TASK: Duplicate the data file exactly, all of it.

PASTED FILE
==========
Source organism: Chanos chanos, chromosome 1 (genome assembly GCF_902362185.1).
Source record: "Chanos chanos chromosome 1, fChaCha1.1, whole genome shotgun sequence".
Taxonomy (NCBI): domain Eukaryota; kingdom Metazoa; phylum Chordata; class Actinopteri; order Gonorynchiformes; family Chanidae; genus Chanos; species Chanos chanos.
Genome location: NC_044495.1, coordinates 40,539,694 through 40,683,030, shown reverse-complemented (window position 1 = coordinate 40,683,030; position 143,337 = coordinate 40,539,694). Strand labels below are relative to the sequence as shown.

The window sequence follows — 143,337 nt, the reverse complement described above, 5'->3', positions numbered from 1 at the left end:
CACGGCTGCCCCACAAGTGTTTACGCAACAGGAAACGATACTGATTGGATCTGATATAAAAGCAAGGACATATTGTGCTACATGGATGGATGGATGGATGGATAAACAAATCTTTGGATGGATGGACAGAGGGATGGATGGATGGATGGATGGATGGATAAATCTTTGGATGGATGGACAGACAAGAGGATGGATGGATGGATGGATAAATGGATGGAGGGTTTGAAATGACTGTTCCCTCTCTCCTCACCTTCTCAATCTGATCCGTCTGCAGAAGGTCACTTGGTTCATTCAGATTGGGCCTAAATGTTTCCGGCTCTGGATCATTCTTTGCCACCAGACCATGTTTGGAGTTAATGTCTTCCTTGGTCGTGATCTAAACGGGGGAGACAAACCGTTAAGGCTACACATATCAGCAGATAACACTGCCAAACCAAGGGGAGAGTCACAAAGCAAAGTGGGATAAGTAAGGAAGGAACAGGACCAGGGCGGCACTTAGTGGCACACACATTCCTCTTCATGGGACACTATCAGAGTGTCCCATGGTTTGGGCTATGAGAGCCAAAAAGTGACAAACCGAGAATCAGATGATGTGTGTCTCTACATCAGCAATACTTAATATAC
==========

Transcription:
Source organism: Chanos chanos, chromosome 1 (genome assembly GCF_902362185.1).
Source record: "Chanos chanos chromosome 1, fChaCha1.1, whole genome shotgun sequence".
Taxonomy (NCBI): domain Eukaryota; kingdom Metazoa; phylum Chordata; class Actinopteri; order Gonorynchiformes; family Chanidae; genus Chanos; species Chanos chanos.
Genome location: NC_044495.1, coordinates 40,539,694 through 40,683,030, shown reverse-complemented (window position 1 = coordinate 40,683,030; position 143,337 = coordinate 40,539,694). Strand labels below are relative to the sequence as shown.

The window sequence follows — 143,337 nt, the reverse complement described above, 5'->3', positions numbered from 1 at the left end:
CACGGCTGCCCCACAAGTGTTTACGCAACAGGAAACGATACTGATTGGATCTGATATAAAAGCAAGGACATATTGTGCTACATGGATGGATGGATGGATGGATAAACAAATCTTTGGATGGATGGACAGAGGGATGGATGGATGGATGGATGGATGGATAAATCTTTGGATGGATGGACAGACAAGAGGATGGATGGATGGATGGATAAATGGATGGAGGGTTTGAAATGACTGTTCCCTCTCTCCTCACCTTCTCAATCTGATCCGTCTGCAGAAGGTCACTTGGTTCATTCAGATTGGGCCTAAATGTTTCCGGCTCTGGATCATTCTTTGCCACCAGACCATGTTTGGAGTTAATGTCTTCCTTGGTCGTGATCTAAACGGGGGAGACAAACCGTTAAGGCTACACATATCAGCAGATAACACTGCCAAACCAAGGGGAGAGTCACAAAGCAAAGTGGGATAAGTAAGGAAGGAACAGGACCAGGGCGGCACTTAGTGGCACACACATTCCTCTTCATGGGACACTATCAGAGTGTCCCATGGTTTGGGCTATGAGAGCCAAAAAGTGACAAACCGAGAATCAGATGATGTGTGTCTCTACATCAGCAATACTTAATATAC